A financial crunch

Print edition : December 11, 1999

IF, in metaphorical terms, the road to peace in Jammu and Kashmir is riddled with potholes, an economic crisis has ensured that its highways are not in any better shape in the physical sense. All but the most token development activity, mostly in the for m of a few central government schemes, has come to a halt. And if something is not done to solve the problem soon, says Chief Secretary Ashok Jaitley, things will get worse. He said: "After February, we will be unable to repay debts, or give government e mployees their salaries."

The problem is straightforward. There is this year a gap of some Rs.1,200 crores between revenue and expenditure. Of this, Rs.550 crores is needed for pay hikes prescribed by the Fifth Pay Commission, and another Rs.675 crore is accounted for by losses f rom electricity supplies. The State has taken an overdraft of Rs.950 crores from the Jammu and Kashmir Bank, on which it is paying interest at rates ranging from 14 per cent to 17 per cent annually.

The State also has several additional liabilities imposed by its special security-related circumstances, which it wants the Union Government to meet. Since 1988, Rs.300 crore has been paid out in salaries to the Kashmir Pandit employees who left their jo bs in the Kashmir Valley and are living elsewhere. And another Rs.400 crore has had to be paid to employees of public sector units in the State which closed down amidst the violence.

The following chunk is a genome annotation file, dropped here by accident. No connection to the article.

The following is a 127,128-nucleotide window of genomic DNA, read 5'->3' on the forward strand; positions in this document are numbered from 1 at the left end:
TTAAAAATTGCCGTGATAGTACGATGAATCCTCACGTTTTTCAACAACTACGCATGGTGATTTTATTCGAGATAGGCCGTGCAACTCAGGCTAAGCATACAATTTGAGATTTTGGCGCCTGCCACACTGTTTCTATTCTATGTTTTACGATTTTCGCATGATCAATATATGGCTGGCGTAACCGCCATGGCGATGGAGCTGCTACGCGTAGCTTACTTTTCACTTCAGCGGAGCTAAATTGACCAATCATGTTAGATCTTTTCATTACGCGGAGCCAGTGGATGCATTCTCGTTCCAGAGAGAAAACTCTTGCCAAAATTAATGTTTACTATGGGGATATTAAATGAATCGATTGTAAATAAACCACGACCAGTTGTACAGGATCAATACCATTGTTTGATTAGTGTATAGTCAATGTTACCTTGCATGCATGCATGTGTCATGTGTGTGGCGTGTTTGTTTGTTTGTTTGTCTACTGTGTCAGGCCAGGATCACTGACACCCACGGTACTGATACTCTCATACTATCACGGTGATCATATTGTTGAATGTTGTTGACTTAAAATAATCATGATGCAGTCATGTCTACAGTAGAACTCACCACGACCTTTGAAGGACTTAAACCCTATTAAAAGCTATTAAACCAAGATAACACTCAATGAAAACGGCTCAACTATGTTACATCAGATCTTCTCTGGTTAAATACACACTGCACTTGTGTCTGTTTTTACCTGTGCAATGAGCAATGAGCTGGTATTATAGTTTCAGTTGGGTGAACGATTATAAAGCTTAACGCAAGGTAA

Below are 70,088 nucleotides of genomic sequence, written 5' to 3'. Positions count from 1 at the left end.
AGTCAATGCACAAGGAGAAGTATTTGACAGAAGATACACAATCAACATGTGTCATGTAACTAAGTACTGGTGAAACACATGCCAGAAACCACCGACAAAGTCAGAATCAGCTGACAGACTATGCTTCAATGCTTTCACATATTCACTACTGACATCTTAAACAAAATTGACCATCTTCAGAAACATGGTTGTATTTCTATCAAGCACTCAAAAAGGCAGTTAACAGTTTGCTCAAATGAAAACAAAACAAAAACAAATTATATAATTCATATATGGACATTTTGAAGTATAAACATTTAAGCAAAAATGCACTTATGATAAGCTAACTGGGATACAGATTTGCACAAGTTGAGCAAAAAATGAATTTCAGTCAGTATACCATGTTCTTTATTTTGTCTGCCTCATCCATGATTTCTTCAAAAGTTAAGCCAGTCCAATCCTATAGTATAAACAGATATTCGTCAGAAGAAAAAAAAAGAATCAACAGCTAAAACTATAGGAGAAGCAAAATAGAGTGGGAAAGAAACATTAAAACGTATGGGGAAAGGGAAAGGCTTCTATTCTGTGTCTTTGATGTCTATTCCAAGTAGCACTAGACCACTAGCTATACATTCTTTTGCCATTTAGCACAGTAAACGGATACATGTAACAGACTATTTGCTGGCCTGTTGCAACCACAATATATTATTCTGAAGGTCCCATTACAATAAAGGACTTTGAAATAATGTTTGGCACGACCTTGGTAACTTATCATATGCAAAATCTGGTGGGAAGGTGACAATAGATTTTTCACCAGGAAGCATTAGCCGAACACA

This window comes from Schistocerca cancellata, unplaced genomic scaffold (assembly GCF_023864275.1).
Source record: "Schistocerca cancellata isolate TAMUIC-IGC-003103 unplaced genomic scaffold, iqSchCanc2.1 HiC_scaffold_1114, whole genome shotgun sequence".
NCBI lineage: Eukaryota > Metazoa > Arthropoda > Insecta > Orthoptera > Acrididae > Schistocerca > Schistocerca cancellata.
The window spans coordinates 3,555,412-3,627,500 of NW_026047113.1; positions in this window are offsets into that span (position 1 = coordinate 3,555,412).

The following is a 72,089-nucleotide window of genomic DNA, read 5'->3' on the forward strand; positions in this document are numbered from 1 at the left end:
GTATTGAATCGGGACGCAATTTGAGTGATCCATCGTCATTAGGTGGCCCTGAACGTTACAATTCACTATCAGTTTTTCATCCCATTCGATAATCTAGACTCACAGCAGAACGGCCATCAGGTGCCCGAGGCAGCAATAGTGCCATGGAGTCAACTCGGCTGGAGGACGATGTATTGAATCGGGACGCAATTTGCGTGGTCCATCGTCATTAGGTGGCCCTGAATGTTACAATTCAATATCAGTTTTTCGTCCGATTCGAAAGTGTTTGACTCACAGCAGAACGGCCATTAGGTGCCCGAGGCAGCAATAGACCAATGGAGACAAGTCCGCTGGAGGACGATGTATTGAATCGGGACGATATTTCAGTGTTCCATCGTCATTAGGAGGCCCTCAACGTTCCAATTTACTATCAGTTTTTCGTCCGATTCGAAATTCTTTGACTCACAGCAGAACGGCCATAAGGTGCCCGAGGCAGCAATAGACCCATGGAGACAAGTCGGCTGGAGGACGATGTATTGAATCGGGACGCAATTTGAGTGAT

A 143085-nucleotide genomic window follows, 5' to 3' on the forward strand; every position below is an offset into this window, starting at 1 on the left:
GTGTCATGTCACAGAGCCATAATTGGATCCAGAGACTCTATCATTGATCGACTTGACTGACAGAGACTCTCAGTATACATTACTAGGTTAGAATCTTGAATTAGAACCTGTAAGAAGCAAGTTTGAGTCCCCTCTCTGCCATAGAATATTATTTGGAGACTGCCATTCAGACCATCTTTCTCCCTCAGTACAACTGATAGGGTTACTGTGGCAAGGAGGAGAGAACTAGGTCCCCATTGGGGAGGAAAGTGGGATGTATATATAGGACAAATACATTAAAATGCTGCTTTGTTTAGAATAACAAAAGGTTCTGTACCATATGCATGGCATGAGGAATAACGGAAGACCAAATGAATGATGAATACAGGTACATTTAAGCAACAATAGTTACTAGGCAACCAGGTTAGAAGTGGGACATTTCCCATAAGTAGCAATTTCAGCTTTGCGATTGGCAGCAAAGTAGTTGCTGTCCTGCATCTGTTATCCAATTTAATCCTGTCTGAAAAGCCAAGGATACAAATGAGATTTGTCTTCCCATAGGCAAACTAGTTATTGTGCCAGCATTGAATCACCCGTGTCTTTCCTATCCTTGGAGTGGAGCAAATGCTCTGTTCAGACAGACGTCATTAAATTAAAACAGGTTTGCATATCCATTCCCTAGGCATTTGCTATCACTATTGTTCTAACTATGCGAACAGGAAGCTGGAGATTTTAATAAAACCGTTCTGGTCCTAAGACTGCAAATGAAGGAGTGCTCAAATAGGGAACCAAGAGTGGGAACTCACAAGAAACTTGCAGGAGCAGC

State Government officials argue that the problem is not one of their making. The overdraft, for example, rose from Rs.80 crores in 1989-1990 to Rs.650 crores in October 1996, when the National Conference came to power. Then, State Government employees w ere granted salary parity with their Central counterparts in 1992, when Governor's Rule was in place. "I'm not saying that we haven't contributed to the problem," says Jaitley, "but when New Delhi says this is a crisis of our own creation, it's just not true."

The Chief Secretary points to losses on account of electricity supplies, for example. For ten years, when this government was not in power, people weren't made to pay their bills. Jammu and Kashmir has hiked power tariffs three times in three years, more than any other State in the Union. Consumers are reluctant to pay, in part driven by habit, but also because supplies remain unpredictable and voltage is erratic. Supplies cannot be improved until the State can buy more electricity, which it can do only if it receives aid.

UNION Finance Ministry officials, however, insist that the Jammu and Kashmir Government can do more than it has been doing in order to ensure efficiency and end corruption. The report of the Comptroller and Auditor General of India, presented in October 1999, is a depressing chronicle of just how endemic financial mismanagement and outright fraud are in the Jammu and Kashmir Government. The State Government did not help its own case by refusing to share, during earlier negotiations, accounts for securit y-related expenditure, a move which fuelled suspicion in New Delhi.